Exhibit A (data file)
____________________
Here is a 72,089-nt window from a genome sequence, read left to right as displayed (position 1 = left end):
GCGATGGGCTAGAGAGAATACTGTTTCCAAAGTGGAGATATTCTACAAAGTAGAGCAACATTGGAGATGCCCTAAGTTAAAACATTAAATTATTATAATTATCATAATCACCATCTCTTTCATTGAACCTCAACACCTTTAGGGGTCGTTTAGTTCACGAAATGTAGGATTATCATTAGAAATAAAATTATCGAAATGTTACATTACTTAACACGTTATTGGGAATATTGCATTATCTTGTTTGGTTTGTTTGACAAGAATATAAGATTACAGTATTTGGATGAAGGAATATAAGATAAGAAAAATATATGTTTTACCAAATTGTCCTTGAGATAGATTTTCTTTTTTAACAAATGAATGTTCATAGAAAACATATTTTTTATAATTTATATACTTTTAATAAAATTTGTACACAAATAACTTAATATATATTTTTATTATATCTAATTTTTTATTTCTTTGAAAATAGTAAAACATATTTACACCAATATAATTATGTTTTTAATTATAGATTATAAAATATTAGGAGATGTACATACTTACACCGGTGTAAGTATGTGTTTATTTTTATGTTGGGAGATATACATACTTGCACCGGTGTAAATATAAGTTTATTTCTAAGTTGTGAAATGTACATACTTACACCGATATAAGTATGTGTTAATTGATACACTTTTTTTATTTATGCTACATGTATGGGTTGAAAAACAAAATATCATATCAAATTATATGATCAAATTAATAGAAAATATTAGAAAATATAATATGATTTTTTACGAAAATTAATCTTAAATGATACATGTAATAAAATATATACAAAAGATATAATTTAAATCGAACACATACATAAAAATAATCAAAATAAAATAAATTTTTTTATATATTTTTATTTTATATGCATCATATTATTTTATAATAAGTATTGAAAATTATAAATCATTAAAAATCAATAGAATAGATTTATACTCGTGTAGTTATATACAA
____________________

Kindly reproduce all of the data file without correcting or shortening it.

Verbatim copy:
Here is a 72,089-nt window from a genome sequence, read left to right as displayed (position 1 = left end):
GCGATGGGCTAGAGAGAATACTGTTTCCAAAGTGGAGATATTCTACAAAGTAGAGCAACATTGGAGATGCCCTAAGTTAAAACATTAAATTATTATAATTATCATAATCACCATCTCTTTCATTGAACCTCAACACCTTTAGGGGTCGTTTAGTTCACGAAATGTAGGATTATCATTAGAAATAAAATTATCGAAATGTTACATTACTTAACACGTTATTGGGAATATTGCATTATCTTGTTTGGTTTGTTTGACAAGAATATAAGATTACAGTATTTGGATGAAGGAATATAAGATAAGAAAAATATATGTTTTACCAAATTGTCCTTGAGATAGATTTTCTTTTTTAACAAATGAATGTTCATAGAAAACATATTTTTTATAATTTATATACTTTTAATAAAATTTGTACACAAATAACTTAATATATATTTTTATTATATCTAATTTTTTATTTCTTTGAAAATAGTAAAACATATTTACACCAATATAATTATGTTTTTAATTATAGATTATAAAATATTAGGAGATGTACATACTTACACCGGTGTAAGTATGTGTTTATTTTTATGTTGGGAGATATACATACTTGCACCGGTGTAAATATAAGTTTATTTCTAAGTTGTGAAATGTACATACTTACACCGATATAAGTATGTGTTAATTGATACACTTTTTTTATTTATGCTACATGTATGGGTTGAAAAACAAAATATCATATCAAATTATATGATCAAATTAATAGAAAATATTAGAAAATATAATATGATTTTTTACGAAAATTAATCTTAAATGATACATGTAATAAAATATATACAAAAGATATAATTTAAATCGAACACATACATAAAAATAATCAAAATAAAATAAATTTTTTTATATATTTTTATTTTATATGCATCATATTATTTTATAATAAGTATTGAAAATTATAAATCATTAAAAATCAATAGAATAGATTTATACTCGTGTAGTTATATACAA